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Very few bands exist that are able to incorporate politics with music and do it well. Other bands that are like this would be System Of A Down, Rage Against The Machine and Anti-Flag. However, there are even fewer bands that are able to incorporate this political music with humour and still drive the point home eloquently and directly. NOFX’s The Marxist Brothers is a prime example of such a combination. The band has long been known for their political ideologies and their hatred of George Bush (as was seen on their 2003 album, The War On Errorism), and their 2006 album Wolves In Wolves Clothing continues their politics as well as their biting humour and ‘semi-professional’ punk rock. The Marxist Brothers is a satirical view of communism and consumerism as well as the ‘million dollar hippes’, i.e, those people who insist they are human rights activists and non-consumerists yet still pay $50 for a t-shirt of Che Guevara despite the fact they don’t know who he is. With lyrics such as ‘I’ll get this one, put it on my card/I get frequent flier milage and a booklet of upgrades/So the next time I visit the third world, I won’t have to fly second class./The people revolution is going to be a podcast.’ It perfectly summarises the relation between consumerism and communism. The title of the song itself parodies the famous communist leader Karl Marx and the early 20th century comedy family The Marx Brothers, implying that communism is a joke. There could also be a possible allusion to their earlier song The Moron Brothers, which may indicate they believe communists are morons. Another excerpt of the song’s lyrics questions the real motives of these modern day communists; ‘We protested the G8/Got maced by female police/In hot black uniforms and boots/I got one’s email address.’ This just proves that these modern day communists are in no way interested in standing up for their beliefs, but interested in getting with any hot woman they see. The song delivers the classic wit and musical genius that NOFX encompasses, all the while delivering their concerns about the current state of affairs in the world.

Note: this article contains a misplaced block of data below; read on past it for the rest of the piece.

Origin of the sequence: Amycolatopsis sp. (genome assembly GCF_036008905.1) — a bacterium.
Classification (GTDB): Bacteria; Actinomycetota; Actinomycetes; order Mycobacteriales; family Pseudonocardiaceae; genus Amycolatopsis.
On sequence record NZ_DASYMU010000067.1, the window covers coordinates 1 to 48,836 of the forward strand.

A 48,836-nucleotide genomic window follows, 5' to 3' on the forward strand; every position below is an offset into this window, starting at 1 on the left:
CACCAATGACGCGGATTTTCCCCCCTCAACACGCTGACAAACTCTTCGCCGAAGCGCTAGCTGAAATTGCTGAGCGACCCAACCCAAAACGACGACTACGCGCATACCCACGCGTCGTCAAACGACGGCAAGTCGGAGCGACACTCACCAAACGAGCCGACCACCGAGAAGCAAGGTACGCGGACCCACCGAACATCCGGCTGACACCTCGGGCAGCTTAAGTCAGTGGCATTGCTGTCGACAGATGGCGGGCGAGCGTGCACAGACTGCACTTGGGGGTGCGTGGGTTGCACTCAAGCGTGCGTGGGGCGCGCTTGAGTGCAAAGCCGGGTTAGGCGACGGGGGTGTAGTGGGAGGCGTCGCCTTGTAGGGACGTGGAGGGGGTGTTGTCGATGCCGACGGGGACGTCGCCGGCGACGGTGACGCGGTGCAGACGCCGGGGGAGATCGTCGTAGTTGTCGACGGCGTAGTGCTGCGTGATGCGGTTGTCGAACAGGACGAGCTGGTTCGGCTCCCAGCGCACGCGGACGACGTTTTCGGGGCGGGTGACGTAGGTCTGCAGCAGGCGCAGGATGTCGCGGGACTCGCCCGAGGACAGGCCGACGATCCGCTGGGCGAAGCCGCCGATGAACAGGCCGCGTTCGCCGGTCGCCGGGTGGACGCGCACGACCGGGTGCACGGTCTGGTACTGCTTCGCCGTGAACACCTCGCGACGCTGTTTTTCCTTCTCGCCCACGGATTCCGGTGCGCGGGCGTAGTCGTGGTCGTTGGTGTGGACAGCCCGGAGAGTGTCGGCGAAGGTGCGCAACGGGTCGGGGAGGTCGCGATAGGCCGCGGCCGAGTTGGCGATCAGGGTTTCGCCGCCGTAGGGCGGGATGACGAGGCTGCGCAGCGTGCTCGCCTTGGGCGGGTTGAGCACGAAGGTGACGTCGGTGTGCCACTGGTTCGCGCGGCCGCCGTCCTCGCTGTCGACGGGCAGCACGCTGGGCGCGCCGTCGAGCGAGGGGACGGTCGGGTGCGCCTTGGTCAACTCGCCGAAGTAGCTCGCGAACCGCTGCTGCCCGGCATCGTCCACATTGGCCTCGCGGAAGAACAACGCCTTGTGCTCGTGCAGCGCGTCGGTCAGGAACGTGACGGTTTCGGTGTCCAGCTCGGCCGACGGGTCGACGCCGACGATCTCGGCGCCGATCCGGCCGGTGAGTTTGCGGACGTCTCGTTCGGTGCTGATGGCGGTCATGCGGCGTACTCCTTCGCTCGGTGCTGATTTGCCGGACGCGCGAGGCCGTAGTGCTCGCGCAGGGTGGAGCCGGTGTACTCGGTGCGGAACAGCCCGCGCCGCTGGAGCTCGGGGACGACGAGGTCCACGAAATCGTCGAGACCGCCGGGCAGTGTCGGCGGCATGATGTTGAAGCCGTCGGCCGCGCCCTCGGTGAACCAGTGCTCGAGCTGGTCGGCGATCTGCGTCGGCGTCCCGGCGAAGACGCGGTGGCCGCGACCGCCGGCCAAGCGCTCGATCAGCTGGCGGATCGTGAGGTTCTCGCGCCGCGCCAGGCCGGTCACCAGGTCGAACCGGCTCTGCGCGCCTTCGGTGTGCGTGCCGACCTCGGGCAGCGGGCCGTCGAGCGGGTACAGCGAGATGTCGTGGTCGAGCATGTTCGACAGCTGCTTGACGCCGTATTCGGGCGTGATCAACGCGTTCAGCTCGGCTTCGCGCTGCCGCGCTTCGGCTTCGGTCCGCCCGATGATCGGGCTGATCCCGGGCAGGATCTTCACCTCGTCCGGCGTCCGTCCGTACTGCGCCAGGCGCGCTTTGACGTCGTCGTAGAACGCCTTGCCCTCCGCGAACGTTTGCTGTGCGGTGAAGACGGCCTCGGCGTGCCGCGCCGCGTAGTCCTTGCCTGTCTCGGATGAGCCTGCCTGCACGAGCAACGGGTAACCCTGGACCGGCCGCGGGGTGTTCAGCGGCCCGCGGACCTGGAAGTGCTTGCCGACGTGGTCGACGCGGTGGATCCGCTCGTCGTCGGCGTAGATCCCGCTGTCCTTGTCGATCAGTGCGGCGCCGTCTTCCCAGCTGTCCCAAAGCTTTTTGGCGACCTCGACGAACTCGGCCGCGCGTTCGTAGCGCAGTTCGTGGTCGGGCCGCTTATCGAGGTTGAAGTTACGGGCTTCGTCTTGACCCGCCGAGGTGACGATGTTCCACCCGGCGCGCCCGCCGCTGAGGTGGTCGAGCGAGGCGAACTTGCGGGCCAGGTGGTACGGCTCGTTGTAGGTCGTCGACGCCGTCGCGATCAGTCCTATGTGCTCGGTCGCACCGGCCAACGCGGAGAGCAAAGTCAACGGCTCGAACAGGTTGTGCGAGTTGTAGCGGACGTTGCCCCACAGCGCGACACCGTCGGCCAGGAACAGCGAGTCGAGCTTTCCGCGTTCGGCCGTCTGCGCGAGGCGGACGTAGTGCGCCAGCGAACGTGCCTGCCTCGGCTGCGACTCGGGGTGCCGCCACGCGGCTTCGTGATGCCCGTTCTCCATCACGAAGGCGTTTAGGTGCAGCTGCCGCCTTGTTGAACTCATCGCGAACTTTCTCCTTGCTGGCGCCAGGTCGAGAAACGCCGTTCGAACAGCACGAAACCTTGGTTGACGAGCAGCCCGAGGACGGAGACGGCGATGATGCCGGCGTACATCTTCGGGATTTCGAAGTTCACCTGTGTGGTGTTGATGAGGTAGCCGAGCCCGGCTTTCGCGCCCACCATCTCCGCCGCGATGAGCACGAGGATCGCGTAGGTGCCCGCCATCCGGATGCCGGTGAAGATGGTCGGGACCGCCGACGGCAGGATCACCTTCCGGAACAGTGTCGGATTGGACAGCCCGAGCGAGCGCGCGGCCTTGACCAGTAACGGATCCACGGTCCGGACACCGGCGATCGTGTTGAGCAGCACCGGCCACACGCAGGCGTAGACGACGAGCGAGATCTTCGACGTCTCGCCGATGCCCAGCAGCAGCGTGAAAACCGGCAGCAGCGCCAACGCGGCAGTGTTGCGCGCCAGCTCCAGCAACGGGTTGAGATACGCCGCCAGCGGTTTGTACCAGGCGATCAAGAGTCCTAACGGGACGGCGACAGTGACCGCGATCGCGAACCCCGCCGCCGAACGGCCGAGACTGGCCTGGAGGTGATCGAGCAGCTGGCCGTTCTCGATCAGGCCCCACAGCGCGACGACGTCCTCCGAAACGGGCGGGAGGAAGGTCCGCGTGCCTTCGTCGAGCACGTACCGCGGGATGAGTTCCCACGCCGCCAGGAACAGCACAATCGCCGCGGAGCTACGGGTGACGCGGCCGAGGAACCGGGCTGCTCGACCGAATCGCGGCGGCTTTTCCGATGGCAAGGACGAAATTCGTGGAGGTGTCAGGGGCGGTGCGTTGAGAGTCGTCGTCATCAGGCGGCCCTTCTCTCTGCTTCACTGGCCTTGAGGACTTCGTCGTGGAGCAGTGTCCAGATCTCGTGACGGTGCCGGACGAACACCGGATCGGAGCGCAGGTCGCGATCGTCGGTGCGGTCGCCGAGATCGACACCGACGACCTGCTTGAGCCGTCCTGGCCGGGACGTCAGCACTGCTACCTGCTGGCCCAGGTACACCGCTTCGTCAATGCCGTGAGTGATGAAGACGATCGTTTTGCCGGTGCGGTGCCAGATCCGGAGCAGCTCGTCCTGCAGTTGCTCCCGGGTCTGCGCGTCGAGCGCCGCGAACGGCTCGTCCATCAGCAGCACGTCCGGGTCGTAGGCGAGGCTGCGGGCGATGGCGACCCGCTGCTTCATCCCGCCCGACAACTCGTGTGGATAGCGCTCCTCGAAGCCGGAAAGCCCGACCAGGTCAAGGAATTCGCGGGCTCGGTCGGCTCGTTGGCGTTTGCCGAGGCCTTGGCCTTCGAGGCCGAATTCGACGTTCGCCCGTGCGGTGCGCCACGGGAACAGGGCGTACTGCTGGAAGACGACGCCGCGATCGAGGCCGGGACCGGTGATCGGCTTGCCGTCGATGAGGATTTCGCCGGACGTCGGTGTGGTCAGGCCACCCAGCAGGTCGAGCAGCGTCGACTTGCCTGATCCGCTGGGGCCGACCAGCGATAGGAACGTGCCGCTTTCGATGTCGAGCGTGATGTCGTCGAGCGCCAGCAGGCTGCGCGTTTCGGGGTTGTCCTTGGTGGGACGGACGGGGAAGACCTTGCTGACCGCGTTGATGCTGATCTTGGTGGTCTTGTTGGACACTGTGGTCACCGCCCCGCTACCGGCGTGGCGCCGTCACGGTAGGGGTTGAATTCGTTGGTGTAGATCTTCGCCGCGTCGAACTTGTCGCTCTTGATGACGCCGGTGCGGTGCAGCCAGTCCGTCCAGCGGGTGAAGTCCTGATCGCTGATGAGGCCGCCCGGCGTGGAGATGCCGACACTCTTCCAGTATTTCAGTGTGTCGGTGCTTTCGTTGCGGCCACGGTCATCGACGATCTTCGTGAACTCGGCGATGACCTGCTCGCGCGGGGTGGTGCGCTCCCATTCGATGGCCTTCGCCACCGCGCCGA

Close Contenders

The Man I Killed

Originally, the NOFX choice for this countdown was going to be The Man I Killed. Coming from the same album as The Marxist Brothers, it follows in the same vein, concerning the final moments of a man that is about to be executed for killing a man. Not only does this song raise a good point, but it is delivered in such a raw and honest style that can only be described as genius. The song is allegedly about singer Fat Mike’s desire to kill George Bush (keeping in mind this was written while he was still in power), but the lyrics are so perfectly moulded to fit the scenario that it is almost perfect. However, I only chose to include The Marxist Brothers because the scenario faced is a much more present, and annoying problem.

Whoops, I OD’d

Whoops, I OD’d is another incredibly well written song. It portrays the final moments of the life of a man who has just overdosed and is aware that he is nearing death. As he deconstructs, an incredibly sad idea of death and drugs come out. Sympathy is felt for the central character as he laments about the shame he feels from the look on his wife’s face. The song ends with a reference to the death of Darby Crash, influential singer of The Germs. Crash told other members of the band ‘I’ll see you all at Okie Dogs, right before he went into a back alley and died of a drug overdose. According to most reports, as he was dying, Crash attempted to scrawl the words ‘Here lies Darby Crash.‘ but was unable to finish before he died. Oh, and if you’ve never heard of Darby Crash’s death, that might be because the poor guy’s death was overshadowed by the death of John Lennon, which happened the next day.